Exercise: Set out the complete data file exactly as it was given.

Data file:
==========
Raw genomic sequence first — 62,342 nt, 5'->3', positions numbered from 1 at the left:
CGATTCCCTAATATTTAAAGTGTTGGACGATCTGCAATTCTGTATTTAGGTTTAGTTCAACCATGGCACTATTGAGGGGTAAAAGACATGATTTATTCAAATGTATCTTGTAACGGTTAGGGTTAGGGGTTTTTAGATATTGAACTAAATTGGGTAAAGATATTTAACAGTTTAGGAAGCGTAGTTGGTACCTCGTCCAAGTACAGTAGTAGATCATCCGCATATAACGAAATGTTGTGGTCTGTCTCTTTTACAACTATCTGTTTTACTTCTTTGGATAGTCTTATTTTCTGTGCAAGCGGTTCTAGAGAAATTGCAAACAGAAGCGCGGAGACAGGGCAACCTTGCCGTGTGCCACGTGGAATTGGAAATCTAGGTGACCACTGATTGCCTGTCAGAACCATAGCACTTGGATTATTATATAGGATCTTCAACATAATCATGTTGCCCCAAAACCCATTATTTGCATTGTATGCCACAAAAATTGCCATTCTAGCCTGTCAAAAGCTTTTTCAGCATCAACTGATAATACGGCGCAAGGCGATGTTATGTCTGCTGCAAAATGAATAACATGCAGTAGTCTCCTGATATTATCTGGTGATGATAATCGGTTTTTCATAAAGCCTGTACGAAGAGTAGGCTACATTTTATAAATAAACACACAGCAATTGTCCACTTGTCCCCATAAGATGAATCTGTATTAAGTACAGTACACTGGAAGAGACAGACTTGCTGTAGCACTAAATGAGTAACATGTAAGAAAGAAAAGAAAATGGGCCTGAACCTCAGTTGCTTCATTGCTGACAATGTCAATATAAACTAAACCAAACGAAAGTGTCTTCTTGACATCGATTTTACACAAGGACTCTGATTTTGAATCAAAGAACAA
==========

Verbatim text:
Raw genomic sequence first — 62,342 nt, 5'->3', positions numbered from 1 at the left:
CGATTCCCTAATATTTAAAGTGTTGGACGATCTGCAATTCTGTATTTAGGTTTAGTTCAACCATGGCACTATTGAGGGGTAAAAGACATGATTTATTCAAATGTATCTTGTAACGGTTAGGGTTAGGGGTTTTTAGATATTGAACTAAATTGGGTAAAGATATTTAACAGTTTAGGAAGCGTAGTTGGTACCTCGTCCAAGTACAGTAGTAGATCATCCGCATATAACGAAATGTTGTGGTCTGTCTCTTTTACAACTATCTGTTTTACTTCTTTGGATAGTCTTATTTTCTGTGCAAGCGGTTCTAGAGAAATTGCAAACAGAAGCGCGGAGACAGGGCAACCTTGCCGTGTGCCACGTGGAATTGGAAATCTAGGTGACCACTGATTGCCTGTCAGAACCATAGCACTTGGATTATTATATAGGATCTTCAACATAATCATGTTGCCCCAAAACCCATTATTTGCATTGTATGCCACAAAAATTGCCATTCTAGCCTGTCAAAAGCTTTTTCAGCATCAACTGATAATACGGCGCAAGGCGATGTTATGTCTGCTGCAAAATGAATAACATGCAGTAGTCTCCTGATATTATCTGGTGATGATAATCGGTTTTTCATAAAGCCTGTACGAAGAGTAGGCTACATTTTATAAATAAACACACAGCAATTGTCCACTTGTCCCCATAAGATGAATCTGTATTAAGTACAGTACACTGGAAGAGACAGACTTGCTGTAGCACTAAATGAGTAACATGTAAGAAAGAAAAGAAAATGGGCCTGAACCTCAGTTGCTTCATTGCTGACAATGTCAATATAAACTAAACCAAACGAAAGTGTCTTCTTGACATCGATTTTACACAAGGACTCTGATTTTGAATCAAAGAACAA